Major issues between Zomato and CCI

The major issue revolves around the question of non-notifiability of the merger between Zomato-Uber Eats on the grounds that it fell within the ambit of exemption and it needed no notification under Section 5 or 6 of the Act. A clear-cut observation shows that in actuality the Zomato-Uber deal was non-notifiable and satisfied the de minimis exemption threshold.

Zomato’s arguments

In its Draft Red Herring prospectus, Zomato has claimed that CCI by its letter in February 2020, has affirmed that the deal between Zomato-UberEats was non-notifiable and did not require the mandatory notification under the provisions of the Competition Act, 2002. Further, it is highlighted by the prospectus that a show cause notice was issued by the CCI in December 2020 to review the deal, which raised many questions on the powers of CCI to review a combination that at the onset did not qualify according to the requisite threshold.

CCI’s arguments

CCI in its show-cause notice to Zomato has asked for an explanation regarding non-notification. Further, CCI has alleged that the Zomato-Uber Eats merger has significantly violated Section 43A of the Act which deals with mergers that are not filed by the Combination Party before the CCI even though they have crossed the de minimis threshold limit. CCI has also placed its reliance on the Draft Bill of 2020, which is yet to be approved, in order to scrutinize a non-notifiable transaction. This bill consists of several provisions that directly address the issues pertaining to the Zomato-UberEats deal. Furthermore, under Section 31 of the Act, the CCI has the power to determine whether such a combination will have any adverse effect in the market and it is only the commission’s power in determining if there is an adverse effect on the market or not.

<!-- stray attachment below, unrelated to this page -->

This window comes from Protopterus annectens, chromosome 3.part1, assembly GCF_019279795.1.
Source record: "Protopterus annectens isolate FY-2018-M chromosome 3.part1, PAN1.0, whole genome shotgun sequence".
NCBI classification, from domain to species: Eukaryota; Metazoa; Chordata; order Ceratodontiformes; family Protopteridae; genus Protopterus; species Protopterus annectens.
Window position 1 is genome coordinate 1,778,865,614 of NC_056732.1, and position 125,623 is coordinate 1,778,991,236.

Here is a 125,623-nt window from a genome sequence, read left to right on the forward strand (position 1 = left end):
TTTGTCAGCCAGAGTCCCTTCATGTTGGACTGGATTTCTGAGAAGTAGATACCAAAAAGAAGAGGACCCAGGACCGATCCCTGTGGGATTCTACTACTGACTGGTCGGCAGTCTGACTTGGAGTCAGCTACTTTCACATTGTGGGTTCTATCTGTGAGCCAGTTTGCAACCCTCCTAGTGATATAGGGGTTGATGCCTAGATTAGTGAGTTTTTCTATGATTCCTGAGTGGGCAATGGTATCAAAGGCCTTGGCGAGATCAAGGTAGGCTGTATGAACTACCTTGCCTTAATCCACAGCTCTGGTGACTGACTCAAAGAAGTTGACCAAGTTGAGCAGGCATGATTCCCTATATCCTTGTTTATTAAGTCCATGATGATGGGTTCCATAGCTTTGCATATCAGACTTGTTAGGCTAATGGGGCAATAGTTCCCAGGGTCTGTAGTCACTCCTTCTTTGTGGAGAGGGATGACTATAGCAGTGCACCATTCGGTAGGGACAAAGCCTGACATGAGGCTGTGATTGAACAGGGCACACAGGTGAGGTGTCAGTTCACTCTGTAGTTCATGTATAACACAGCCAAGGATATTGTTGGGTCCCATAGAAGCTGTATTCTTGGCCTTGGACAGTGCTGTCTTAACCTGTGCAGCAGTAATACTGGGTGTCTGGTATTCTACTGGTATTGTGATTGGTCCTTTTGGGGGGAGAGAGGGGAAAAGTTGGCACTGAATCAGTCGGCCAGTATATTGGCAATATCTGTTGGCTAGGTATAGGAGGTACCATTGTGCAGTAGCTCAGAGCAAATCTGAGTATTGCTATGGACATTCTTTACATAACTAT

Gun-jumping and legal analysis

On the onset, it is clear that, by virtue of probing the deal under Section 43-A, there are major allegations of “Gun-jumping” which have been put forth by the CCI. Gun -Jumping, simply refers to a situation whereby the parties execute a combination without seeking mandatory approval under the Act. This calls for a penalty.

In SCM Solitifert Ltd. And Anr. v. CCI the Supreme Court outlined the legislative intent behind Gun-Jumping saying that under Section 6 of the Competition Act, it is mandatory for every combination to notify the CCI before entering into one. The intention is to ensure that such a combination shall not have “Appreciable Adverse Effect” on the market and it was held by the court that in case any combination resorts to seeking such approval after the combination has been executed, it would defeat the whole purpose of prohibiting Gun-Jumping.

However, the exceptions or the exemptions paint a different picture. By virtue of Section 6, only such combinations can be brought within the scrutiny or require mandatory notification, which has the potential to adversely affect the competition.